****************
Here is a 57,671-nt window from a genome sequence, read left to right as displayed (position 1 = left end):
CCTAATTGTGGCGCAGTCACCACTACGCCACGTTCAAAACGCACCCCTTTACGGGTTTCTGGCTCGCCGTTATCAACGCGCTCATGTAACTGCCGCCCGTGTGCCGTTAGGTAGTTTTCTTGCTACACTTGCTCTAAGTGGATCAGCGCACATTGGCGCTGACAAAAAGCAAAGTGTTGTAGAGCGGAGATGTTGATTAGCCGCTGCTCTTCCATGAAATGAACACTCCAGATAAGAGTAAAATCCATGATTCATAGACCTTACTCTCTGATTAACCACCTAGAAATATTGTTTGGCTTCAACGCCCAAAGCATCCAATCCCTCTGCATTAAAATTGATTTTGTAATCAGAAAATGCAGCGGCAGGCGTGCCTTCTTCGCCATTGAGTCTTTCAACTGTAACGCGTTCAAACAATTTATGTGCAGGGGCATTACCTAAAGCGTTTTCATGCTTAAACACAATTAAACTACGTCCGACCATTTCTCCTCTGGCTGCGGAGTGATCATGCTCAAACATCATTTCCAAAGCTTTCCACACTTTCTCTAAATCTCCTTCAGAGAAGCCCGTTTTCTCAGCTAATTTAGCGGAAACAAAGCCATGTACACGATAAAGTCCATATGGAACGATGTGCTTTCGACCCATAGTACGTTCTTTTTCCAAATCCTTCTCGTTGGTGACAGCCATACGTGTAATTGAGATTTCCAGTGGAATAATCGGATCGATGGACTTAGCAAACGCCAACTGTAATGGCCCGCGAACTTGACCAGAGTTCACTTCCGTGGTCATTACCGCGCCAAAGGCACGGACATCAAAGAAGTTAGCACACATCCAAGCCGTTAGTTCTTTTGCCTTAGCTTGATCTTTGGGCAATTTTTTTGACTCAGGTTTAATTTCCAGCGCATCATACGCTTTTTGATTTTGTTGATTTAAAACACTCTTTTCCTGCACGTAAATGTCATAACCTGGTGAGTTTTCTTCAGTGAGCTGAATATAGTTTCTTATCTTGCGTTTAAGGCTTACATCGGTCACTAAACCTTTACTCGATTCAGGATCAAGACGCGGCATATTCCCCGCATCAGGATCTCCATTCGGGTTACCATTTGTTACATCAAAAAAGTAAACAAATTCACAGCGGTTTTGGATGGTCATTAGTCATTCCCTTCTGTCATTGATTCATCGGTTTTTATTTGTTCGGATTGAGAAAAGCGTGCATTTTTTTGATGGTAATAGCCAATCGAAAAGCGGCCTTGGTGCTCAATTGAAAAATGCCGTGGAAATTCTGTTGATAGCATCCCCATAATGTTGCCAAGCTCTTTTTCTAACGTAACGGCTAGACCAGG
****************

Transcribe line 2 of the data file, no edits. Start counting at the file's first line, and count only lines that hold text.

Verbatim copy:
CCTAATTGTGGCGCAGTCACCACTACGCCACGTTCAAAACGCACCCCTTTACGGGTTTCTGGCTCGCCGTTATCAACGCGCTCATGTAACTGCCGCCCGTGTGCCGTTAGGTAGTTTTCTTGCTACACTTGCTCTAAGTGGATCAGCGCACATTGGCGCTGACAAAAAGCAAAGTGTTGTAGAGCGGAGATGTTGATTAGCCGCTGCTCTTCCATGAAATGAACACTCCAGATAAGAGTAAAATCCATGATTCATAGACCTTACTCTCTGATTAACCACCTAGAAATATTGTTTGGCTTCAACGCCCAAAGCATCCAATCCCTCTGCATTAAAATTGATTTTGTAATCAGAAAATGCAGCGGCAGGCGTGCCTTCTTCGCCATTGAGTCTTTCAACTGTAACGCGTTCAAACAATTTATGTGCAGGGGCATTACCTAAAGCGTTTTCATGCTTAAACACAATTAAACTACGTCCGACCATTTCTCCTCTGGCTGCGGAGTGATCATGCTCAAACATCATTTCCAAAGCTTTCCACACTTTCTCTAAATCTCCTTCAGAGAAGCCCGTTTTCTCAGCTAATTTAGCGGAAACAAAGCCATGTACACGATAAAGTCCATATGGAACGATGTGCTTTCGACCCATAGTACGTTCTTTTTCCAAATCCTTCTCGTTGGTGACAGCCATACGTGTAATTGAGATTTCCAGTGGAATAATCGGATCGATGGACTTAGCAAACGCCAACTGTAATGGCCCGCGAACTTGACCAGAGTTCACTTCCGTGGTCATTACCGCGCCAAAGGCACGGACATCAAAGAAGTTAGCACACATCCAAGCCGTTAGTTCTTTTGCCTTAGCTTGATCTTTGGGCAATTTTTTTGACTCAGGTTTAATTTCCAGCGCATCATACGCTTTTTGATTTTGTTGATTTAAAACACTCTTTTCCTGCACGTAAATGTCATAACCTGGTGAGTTTTCTTCAGTGAGCTGAATATAGTTTCTTATCTTGCGTTTAAGGCTTACATCGGTCACTAAACCTTTACTCGATTCAGGATCAAGACGCGGCATATTCCCCGCATCAGGATCTCCATTCGGGTTACCATTTGTTACATCAAAAAAGTAAACAAATTCACAGCGGTTTTGGATGGTCATTAGTCATTCCCTTCTGTCATTGATTCATCGGTTTTTATTTGTTCGGATTGAGAAAAGCGTGCATTTTTTTGATGGTAATAGCCAATCGAAAAGCGGCCTTGGTGCTCAATTGAAAAATGCCGTGGAAATTCTGTTGATAGCATCCCCATAATGTTGCCAAGCTCTTTTTCTAACGTAACGGCTAGACCAGG